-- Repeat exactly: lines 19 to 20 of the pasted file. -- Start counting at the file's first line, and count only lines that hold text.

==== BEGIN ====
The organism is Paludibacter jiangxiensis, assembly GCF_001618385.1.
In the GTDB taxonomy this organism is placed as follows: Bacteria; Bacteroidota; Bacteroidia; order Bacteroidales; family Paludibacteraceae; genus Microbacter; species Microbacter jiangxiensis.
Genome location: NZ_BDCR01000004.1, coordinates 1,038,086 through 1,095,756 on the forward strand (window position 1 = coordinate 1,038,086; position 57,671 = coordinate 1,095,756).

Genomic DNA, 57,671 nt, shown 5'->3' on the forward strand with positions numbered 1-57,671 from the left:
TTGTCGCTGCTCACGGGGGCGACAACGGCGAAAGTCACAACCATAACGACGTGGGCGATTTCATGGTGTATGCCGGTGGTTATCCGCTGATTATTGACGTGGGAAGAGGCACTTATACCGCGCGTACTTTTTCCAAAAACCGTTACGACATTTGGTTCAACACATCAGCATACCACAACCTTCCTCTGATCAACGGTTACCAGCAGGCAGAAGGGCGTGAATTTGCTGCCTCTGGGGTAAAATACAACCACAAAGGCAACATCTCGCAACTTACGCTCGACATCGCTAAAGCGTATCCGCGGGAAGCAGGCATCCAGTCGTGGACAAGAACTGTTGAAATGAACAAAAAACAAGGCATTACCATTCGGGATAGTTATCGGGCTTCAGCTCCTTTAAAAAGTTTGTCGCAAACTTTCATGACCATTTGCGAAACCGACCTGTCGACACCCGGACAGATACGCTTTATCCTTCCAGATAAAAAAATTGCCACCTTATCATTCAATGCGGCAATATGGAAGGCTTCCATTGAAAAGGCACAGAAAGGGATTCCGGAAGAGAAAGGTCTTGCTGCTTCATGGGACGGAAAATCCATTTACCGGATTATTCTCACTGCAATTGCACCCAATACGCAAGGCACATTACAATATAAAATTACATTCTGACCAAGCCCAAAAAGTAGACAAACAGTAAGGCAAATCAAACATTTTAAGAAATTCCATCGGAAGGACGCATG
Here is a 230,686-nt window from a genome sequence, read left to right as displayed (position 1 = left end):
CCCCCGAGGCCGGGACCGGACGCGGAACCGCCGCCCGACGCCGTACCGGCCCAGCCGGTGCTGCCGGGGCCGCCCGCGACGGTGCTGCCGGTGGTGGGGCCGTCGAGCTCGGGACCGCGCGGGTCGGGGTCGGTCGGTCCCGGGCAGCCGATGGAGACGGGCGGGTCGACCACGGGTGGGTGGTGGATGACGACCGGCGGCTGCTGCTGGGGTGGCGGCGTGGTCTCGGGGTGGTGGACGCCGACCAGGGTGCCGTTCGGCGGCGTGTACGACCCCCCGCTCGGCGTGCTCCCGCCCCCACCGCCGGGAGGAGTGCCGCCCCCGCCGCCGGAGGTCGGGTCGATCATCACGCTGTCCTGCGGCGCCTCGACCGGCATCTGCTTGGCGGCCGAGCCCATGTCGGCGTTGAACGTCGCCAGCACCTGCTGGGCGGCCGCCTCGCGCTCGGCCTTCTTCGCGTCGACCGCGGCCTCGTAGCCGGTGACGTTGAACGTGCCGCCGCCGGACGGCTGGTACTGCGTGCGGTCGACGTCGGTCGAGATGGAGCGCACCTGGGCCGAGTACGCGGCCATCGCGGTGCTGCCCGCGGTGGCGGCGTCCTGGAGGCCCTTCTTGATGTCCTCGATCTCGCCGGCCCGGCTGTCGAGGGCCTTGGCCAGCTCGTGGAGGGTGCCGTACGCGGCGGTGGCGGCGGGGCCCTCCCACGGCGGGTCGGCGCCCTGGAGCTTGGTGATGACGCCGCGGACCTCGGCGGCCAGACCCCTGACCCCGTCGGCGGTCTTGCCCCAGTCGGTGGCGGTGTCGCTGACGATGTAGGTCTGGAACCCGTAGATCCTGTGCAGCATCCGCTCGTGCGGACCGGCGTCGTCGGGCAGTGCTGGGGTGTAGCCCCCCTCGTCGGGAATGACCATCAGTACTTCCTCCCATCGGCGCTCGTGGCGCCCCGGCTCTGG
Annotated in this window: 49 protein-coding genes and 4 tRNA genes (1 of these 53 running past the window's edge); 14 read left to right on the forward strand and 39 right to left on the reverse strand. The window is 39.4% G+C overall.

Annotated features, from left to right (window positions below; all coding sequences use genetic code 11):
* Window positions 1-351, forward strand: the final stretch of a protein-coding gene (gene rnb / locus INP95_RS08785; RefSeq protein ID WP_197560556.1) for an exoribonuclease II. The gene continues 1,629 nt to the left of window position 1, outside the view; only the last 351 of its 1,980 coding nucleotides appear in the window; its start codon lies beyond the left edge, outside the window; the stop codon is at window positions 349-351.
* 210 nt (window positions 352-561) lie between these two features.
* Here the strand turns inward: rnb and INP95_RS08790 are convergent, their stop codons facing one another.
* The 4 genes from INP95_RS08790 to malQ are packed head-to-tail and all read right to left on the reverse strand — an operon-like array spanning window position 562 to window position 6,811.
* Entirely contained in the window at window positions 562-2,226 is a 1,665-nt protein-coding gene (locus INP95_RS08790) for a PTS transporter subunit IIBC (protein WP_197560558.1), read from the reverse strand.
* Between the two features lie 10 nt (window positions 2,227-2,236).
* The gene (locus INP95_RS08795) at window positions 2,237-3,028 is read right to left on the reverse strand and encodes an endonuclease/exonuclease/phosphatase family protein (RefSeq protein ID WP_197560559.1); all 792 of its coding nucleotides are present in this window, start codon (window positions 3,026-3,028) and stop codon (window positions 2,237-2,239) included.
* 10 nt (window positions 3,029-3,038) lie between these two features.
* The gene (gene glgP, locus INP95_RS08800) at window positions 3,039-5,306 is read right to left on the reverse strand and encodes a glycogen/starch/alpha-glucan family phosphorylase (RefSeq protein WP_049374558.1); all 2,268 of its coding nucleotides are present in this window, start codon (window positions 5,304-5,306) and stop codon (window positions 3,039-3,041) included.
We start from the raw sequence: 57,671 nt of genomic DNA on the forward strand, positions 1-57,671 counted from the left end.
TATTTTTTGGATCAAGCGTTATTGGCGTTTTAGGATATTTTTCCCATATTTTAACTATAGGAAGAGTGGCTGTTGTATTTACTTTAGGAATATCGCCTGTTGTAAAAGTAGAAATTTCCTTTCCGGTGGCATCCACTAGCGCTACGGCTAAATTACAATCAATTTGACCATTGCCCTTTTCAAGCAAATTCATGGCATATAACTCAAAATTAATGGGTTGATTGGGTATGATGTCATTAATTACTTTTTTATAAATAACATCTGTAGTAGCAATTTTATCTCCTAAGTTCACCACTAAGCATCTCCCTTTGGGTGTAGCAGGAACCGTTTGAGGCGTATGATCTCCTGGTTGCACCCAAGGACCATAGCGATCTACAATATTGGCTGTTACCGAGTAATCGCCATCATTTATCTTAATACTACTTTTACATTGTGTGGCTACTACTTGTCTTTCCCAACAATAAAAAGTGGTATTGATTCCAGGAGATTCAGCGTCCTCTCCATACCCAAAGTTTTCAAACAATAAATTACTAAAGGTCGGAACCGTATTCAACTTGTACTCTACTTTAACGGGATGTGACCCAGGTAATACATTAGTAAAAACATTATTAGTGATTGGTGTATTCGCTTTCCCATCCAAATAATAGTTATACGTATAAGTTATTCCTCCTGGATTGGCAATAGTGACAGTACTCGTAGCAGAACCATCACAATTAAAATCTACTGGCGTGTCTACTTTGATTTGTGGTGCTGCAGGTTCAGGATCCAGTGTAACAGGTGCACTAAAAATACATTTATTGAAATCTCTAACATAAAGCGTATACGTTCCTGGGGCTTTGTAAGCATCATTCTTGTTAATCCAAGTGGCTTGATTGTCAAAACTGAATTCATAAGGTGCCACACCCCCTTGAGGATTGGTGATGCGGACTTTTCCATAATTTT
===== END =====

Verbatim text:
We start from the raw sequence: 57,671 nt of genomic DNA on the forward strand, positions 1-57,671 counted from the left end.
TATTTTTTGGATCAAGCGTTATTGGCGTTTTAGGATATTTTTCCCATATTTTAACTATAGGAAGAGTGGCTGTTGTATTTACTTTAGGAATATCGCCTGTTGTAAAAGTAGAAATTTCCTTTCCGGTGGCATCCACTAGCGCTACGGCTAAATTACAATCAATTTGACCATTGCCCTTTTCAAGCAAATTCATGGCATATAACTCAAAATTAATGGGTTGATTGGGTATGATGTCATTAATTACTTTTTTATAAATAACATCTGTAGTAGCAATTTTATCTCCTAAGTTCACCACTAAGCATCTCCCTTTGGGTGTAGCAGGAACCGTTTGAGGCGTATGATCTCCTGGTTGCACCCAAGGACCATAGCGATCTACAATATTGGCTGTTACCGAGTAATCGCCATCATTTATCTTAATACTACTTTTACATTGTGTGGCTACTACTTGTCTTTCCCAACAATAAAAAGTGGTATTGATTCCAGGAGATTCAGCGTCCTCTCCATACCCAAAGTTTTCAAACAATAAATTACTAAAGGTCGGAACCGTATTCAACTTGTACTCTACTTTAACGGGATGTGACCCAGGTAATACATTAGTAAAAACATTATTAGTGATTGGTGTATTCGCTTTCCCATCCAAATAATAGTTATACGTATAAGTTATTCCTCCTGGATTGGCAATAGTGACAGTACTCGTAGCAGAACCATCACAATTAAAATCTACTGGCGTGTCTACTTTGATTTGTGGTGCTGCAGGTTCAGGATCCAGTGTAACAGGTGCACTAAAAATACATTTATTGAAATCTCTAACATAAAGCGTATACGTTCCTGGGGCTTTGTAAGCATCATTCTTGTTAATCCAAGTGGCTTGATTGTCAAAACTGAATTCATAAGGTGCCACACCCCCTTGAGGATTGGTGATGCGGACTTTTCCATAATTTT